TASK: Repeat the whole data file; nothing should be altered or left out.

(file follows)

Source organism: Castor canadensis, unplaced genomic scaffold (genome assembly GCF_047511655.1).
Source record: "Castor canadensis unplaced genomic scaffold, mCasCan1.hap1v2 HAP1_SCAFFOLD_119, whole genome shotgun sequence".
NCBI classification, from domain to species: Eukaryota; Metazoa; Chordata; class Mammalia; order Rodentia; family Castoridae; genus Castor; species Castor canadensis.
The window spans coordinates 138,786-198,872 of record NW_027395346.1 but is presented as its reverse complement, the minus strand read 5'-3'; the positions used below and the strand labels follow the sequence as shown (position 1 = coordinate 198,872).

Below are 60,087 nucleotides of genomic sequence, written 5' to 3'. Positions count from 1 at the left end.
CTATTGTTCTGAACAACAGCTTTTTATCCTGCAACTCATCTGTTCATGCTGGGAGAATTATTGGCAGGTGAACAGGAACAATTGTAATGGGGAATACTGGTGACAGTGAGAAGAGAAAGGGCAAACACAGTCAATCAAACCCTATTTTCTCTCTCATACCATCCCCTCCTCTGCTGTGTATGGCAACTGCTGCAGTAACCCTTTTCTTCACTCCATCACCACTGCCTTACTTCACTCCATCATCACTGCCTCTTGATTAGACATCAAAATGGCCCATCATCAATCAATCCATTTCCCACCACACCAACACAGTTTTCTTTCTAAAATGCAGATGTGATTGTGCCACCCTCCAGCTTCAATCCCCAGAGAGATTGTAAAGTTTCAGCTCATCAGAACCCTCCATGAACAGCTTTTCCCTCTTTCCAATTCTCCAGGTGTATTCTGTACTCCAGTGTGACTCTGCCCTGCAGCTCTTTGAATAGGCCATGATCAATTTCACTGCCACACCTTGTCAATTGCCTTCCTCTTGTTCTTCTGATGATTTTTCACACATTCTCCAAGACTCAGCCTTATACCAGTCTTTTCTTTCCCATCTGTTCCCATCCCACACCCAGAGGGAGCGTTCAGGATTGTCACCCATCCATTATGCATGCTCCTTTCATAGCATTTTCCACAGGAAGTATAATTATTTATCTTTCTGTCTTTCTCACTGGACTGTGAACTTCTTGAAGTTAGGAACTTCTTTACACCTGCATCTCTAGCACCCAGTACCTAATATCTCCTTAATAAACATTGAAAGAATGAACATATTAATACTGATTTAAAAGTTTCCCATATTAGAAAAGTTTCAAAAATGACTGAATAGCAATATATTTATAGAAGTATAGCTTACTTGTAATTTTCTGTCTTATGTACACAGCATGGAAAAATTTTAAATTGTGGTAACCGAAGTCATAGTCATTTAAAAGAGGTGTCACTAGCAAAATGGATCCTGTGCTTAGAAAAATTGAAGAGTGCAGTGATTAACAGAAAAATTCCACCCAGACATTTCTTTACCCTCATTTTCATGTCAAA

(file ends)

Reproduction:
Source organism: Castor canadensis, unplaced genomic scaffold (genome assembly GCF_047511655.1).
Source record: "Castor canadensis unplaced genomic scaffold, mCasCan1.hap1v2 HAP1_SCAFFOLD_119, whole genome shotgun sequence".
NCBI classification, from domain to species: Eukaryota; Metazoa; Chordata; class Mammalia; order Rodentia; family Castoridae; genus Castor; species Castor canadensis.
The window spans coordinates 138,786-198,872 of record NW_027395346.1 but is presented as its reverse complement, the minus strand read 5'-3'; the positions used below and the strand labels follow the sequence as shown (position 1 = coordinate 198,872).

Below are 60,087 nucleotides of genomic sequence, written 5' to 3'. Positions count from 1 at the left end.
CTATTGTTCTGAACAACAGCTTTTTATCCTGCAACTCATCTGTTCATGCTGGGAGAATTATTGGCAGGTGAACAGGAACAATTGTAATGGGGAATACTGGTGACAGTGAGAAGAGAAAGGGCAAACACAGTCAATCAAACCCTATTTTCTCTCTCATACCATCCCCTCCTCTGCTGTGTATGGCAACTGCTGCAGTAACCCTTTTCTTCACTCCATCACCACTGCCTTACTTCACTCCATCATCACTGCCTCTTGATTAGACATCAAAATGGCCCATCATCAATCAATCCATTTCCCACCACACCAACACAGTTTTCTTTCTAAAATGCAGATGTGATTGTGCCACCCTCCAGCTTCAATCCCCAGAGAGATTGTAAAGTTTCAGCTCATCAGAACCCTCCATGAACAGCTTTTCCCTCTTTCCAATTCTCCAGGTGTATTCTGTACTCCAGTGTGACTCTGCCCTGCAGCTCTTTGAATAGGCCATGATCAATTTCACTGCCACACCTTGTCAATTGCCTTCCTCTTGTTCTTCTGATGATTTTTCACACATTCTCCAAGACTCAGCCTTATACCAGTCTTTTCTTTCCCATCTGTTCCCATCCCACACCCAGAGGGAGCGTTCAGGATTGTCACCCATCCATTATGCATGCTCCTTTCATAGCATTTTCCACAGGAAGTATAATTATTTATCTTTCTGTCTTTCTCACTGGACTGTGAACTTCTTGAAGTTAGGAACTTCTTTACACCTGCATCTCTAGCACCCAGTACCTAATATCTCCTTAATAAACATTGAAAGAATGAACATATTAATACTGATTTAAAAGTTTCCCATATTAGAAAAGTTTCAAAAATGACTGAATAGCAATATATTTATAGAAGTATAGCTTACTTGTAATTTTCTGTCTTATGTACACAGCATGGAAAAATTTTAAATTGTGGTAACCGAAGTCATAGTCATTTAAAAGAGGTGTCACTAGCAAAATGGATCCTGTGCTTAGAAAAATTGAAGAGTGCAGTGATTAACAGAAAAATTCCACCCAGACATTTCTTTACCCTCATTTTCATGTCAAA